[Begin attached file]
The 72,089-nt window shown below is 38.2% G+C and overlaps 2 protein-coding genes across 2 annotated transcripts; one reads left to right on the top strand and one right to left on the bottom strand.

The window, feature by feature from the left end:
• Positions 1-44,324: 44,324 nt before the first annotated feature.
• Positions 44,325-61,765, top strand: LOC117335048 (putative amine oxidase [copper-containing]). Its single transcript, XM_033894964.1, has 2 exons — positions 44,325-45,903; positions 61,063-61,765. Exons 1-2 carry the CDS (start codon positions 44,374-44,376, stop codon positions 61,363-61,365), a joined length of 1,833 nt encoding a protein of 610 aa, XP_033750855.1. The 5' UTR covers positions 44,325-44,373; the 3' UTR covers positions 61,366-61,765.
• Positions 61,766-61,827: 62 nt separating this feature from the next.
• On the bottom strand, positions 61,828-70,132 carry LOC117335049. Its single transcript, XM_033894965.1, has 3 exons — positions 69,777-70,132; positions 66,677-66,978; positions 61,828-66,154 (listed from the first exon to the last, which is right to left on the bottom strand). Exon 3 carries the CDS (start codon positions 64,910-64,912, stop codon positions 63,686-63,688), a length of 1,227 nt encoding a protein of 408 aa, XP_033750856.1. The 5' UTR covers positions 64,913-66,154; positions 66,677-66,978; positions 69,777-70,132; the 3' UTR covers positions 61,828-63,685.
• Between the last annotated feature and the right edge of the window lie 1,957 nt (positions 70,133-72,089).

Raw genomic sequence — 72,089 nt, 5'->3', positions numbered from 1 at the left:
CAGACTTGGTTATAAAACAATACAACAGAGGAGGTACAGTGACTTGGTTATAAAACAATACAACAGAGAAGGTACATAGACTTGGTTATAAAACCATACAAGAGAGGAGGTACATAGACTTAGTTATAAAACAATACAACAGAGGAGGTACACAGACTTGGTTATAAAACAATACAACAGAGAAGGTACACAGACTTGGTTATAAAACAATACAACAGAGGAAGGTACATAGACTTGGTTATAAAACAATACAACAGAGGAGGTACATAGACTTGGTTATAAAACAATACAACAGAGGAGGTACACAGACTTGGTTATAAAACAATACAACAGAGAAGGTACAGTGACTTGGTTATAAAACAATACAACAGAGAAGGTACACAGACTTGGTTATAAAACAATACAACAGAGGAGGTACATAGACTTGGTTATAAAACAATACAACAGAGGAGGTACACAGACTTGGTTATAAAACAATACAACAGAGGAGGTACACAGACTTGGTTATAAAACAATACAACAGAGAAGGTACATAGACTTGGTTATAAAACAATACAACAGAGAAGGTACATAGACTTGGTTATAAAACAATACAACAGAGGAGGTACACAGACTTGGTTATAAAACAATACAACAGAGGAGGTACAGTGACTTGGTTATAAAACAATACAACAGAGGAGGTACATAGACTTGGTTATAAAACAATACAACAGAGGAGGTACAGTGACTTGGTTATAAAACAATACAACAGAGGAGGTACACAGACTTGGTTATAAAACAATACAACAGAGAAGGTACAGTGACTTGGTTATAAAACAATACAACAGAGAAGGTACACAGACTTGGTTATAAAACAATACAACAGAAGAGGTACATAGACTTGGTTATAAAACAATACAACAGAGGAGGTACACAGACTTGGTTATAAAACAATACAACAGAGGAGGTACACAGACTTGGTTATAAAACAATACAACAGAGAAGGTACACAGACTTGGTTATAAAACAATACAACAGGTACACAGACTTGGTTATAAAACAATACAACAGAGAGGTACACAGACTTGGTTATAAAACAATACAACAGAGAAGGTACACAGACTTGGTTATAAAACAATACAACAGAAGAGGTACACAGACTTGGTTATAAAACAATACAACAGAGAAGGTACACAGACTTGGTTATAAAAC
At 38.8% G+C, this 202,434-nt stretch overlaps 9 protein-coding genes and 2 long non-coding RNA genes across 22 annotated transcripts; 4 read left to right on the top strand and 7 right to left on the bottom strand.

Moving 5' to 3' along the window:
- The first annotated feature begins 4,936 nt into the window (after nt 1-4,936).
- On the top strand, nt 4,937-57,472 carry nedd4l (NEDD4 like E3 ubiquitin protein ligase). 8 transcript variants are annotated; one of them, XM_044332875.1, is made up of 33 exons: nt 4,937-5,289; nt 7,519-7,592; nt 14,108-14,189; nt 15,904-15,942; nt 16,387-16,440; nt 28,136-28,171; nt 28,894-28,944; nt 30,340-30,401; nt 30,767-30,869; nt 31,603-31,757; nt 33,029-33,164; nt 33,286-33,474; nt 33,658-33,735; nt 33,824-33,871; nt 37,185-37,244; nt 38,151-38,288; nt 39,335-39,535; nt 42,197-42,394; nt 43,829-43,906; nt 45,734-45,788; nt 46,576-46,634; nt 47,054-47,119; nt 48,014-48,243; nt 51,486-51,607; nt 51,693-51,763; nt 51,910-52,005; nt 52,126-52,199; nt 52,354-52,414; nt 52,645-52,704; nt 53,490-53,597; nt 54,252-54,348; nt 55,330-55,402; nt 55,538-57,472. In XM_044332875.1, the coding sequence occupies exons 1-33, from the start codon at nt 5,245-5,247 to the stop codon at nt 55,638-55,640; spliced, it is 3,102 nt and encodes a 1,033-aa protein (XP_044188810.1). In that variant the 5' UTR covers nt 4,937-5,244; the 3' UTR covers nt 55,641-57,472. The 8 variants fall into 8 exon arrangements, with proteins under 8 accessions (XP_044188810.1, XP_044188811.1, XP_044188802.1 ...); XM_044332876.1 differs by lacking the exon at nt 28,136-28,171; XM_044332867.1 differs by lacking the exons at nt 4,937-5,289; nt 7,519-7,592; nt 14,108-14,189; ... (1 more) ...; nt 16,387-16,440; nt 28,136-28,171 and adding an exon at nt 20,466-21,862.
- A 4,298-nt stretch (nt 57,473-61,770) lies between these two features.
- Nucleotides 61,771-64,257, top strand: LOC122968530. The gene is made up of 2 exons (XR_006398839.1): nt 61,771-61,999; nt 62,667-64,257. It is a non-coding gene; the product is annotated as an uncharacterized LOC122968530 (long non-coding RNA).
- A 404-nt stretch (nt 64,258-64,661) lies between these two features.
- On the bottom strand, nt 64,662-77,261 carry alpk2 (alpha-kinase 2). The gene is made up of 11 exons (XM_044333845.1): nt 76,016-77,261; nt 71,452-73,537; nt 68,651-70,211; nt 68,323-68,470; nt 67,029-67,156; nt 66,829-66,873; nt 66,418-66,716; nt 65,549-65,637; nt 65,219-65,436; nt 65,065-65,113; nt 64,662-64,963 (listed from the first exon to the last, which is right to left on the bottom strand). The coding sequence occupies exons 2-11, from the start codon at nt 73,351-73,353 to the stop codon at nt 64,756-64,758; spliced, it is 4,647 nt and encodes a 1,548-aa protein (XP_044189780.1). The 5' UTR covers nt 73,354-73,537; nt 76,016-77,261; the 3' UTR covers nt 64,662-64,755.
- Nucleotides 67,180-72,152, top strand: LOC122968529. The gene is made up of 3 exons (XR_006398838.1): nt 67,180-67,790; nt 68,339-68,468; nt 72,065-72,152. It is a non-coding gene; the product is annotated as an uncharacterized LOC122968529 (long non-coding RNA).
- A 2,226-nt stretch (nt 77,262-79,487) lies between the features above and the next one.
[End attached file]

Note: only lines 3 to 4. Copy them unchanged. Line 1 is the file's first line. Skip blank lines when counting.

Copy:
• Positions 1-44,324: 44,324 nt before the first annotated feature.
• Positions 44,325-61,765, top strand: LOC117335048 (putative amine oxidase [copper-containing]). Its single transcript, XM_033894964.1, has 2 exons — positions 44,325-45,903; positions 61,063-61,765. Exons 1-2 carry the CDS (start codon positions 44,374-44,376, stop codon positions 61,363-61,365), a joined length of 1,833 nt encoding a protein of 610 aa, XP_033750855.1. The 5' UTR covers positions 44,325-44,373; the 3' UTR covers positions 61,366-61,765.